In your role as a steward leader in a nonprofit organization, you lead with a different mindset than an owner-operator. You know that you are there to lead the organization to accomplish its mission for the benefit of the stakeholders: the donors, constituents, and community. You are able to personally benefit from the results of your good leadership, but your first concern is the value you are bringing to the “owners” as a result of your leadership. Leading like a steward involves a number of unique attributes, behaviors, and perspectives:
A steward leader knows the mind of the owner
When an owner, stockholder, stakeholder, or community entrusts an enterprise into the hands of a steward leader, they expect the steward to manage the business or organization as if they were running it themselves. One of the early distinguishing characteristics of the classical steward was said to be “The steward knows what the owner knows.” The steward needs to know the owner’s desires and goals for the resources and then manage accordingly.
A steward leader is accountable
Since the steward leads and manages resources on behalf of others, the steward is accountable to the owner, stockholders, or stakeholders for how he or she has managed the enterprise. In the modern corporation, financial accounting is one of the main ways that stewards account for their stewardship. In the nonprofit organization, accountability is measured through the accomplishments of the mission and outcomes as well as fiduciary accountability.
A steward leader serves
Classical stewards were generally slaves, albeit the highest ranking slave. In our modern society, the steward leader is owned by no one, but he or she is still a servant of the owner(s) and leads with an attitude of service and altruism for the benefit of others.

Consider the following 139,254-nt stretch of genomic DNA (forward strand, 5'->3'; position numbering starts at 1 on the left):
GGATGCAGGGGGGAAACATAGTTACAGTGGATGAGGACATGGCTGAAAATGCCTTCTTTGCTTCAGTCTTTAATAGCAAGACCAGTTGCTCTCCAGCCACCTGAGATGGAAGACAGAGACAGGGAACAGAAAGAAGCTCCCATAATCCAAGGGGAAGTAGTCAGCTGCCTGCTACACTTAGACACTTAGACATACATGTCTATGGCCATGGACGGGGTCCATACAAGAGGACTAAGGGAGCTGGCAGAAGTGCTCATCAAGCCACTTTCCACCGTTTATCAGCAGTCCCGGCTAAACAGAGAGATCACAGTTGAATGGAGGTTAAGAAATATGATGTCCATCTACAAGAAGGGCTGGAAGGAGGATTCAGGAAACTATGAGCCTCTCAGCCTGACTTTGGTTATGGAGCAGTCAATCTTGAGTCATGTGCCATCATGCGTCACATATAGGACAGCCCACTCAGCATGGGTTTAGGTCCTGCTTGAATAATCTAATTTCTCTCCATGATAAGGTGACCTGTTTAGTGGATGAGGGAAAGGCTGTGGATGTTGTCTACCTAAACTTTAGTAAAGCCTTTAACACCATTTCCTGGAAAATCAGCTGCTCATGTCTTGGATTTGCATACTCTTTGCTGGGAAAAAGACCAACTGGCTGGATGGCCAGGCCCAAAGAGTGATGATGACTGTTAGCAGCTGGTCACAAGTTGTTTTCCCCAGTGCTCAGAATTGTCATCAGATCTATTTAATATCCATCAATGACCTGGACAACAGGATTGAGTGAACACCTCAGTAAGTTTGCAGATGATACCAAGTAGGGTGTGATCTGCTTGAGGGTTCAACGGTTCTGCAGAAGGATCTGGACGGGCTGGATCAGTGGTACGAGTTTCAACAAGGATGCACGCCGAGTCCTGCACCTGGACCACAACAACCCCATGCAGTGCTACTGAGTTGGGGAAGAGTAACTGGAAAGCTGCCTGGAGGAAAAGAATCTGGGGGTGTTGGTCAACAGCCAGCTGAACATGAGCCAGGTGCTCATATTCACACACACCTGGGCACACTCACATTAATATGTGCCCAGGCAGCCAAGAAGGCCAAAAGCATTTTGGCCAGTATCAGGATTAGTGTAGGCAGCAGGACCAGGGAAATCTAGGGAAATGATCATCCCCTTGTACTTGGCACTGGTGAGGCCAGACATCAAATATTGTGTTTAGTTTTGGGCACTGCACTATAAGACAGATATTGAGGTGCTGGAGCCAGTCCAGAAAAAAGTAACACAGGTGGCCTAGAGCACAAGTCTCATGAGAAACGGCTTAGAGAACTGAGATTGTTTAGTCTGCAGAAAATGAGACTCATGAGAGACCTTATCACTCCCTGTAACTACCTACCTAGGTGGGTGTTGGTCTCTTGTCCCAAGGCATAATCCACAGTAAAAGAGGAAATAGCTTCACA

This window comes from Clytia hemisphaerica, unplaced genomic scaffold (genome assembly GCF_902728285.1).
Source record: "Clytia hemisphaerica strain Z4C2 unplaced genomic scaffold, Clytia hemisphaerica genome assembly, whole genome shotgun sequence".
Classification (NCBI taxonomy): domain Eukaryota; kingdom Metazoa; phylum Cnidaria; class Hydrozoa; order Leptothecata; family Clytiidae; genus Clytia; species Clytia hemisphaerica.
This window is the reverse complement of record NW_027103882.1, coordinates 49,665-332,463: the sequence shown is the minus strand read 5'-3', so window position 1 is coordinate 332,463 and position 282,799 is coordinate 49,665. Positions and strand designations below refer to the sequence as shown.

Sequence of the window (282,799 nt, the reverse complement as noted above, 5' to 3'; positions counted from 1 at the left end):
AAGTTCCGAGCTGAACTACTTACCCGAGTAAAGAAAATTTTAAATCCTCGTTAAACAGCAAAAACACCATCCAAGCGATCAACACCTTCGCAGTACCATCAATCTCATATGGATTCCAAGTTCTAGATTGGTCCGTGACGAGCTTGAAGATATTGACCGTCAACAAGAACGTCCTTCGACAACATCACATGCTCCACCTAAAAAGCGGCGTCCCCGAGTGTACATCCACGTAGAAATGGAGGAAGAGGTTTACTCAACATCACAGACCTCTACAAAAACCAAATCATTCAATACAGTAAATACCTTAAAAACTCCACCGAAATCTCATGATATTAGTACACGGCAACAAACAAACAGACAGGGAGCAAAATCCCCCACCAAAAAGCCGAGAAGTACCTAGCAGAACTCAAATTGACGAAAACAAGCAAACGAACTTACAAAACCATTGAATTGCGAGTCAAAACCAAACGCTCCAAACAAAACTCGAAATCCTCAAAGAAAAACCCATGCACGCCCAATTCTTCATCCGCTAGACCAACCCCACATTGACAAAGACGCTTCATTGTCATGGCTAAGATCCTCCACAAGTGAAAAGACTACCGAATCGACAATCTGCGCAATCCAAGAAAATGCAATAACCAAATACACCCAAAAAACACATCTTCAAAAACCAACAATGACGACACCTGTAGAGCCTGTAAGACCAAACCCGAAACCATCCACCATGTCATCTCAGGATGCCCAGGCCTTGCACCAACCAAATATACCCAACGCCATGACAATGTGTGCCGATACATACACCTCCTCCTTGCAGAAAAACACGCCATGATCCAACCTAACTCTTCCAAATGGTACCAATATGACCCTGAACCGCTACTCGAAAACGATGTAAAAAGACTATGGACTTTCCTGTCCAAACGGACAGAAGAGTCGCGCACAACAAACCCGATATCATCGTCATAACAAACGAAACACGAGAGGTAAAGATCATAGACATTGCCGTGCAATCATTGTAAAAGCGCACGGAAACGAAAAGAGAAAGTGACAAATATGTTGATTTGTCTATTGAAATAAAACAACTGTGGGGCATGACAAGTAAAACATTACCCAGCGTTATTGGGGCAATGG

A steward leader stewards a wide range of resources
Enterprise stewards do more than just try to make businesses grow. They also steward and grow their own personal skills and abilities, the company’s brand and reputation, the work environment and culture, the skills and abilities of others, etc. It’s a highly responsible position with wide-ranging resources and responsibilities.
A steward leader develops stewardship in others
Finally, steward leaders don’t try to do it alone. They develop stewardship in the employees so that together everyone can manage the resources of the enterprise with the same mindset and goals. Steward leadership is one of the oldest, and most contemporary, leadership models around.
How would you describe a steward leader?
Kent Wilson (PhD) is a leadership coach and nonprofit leadership specialist. After running nonprofit organizations for 30 years, he now serves as program coordinator for CLA’s Leader2Leader peer advisory program. He is also co-founder of the Steward Leader Initiative, and frequently trains boards in steward-governance.
Be a faithful steward and take advantage of early registration savings for Christian Leadership Alliance’s annual Outcomes Conference April 4-6, 2017. CLA members who register four at one time earn a fifth registration free!
Visit the conference website to learn more!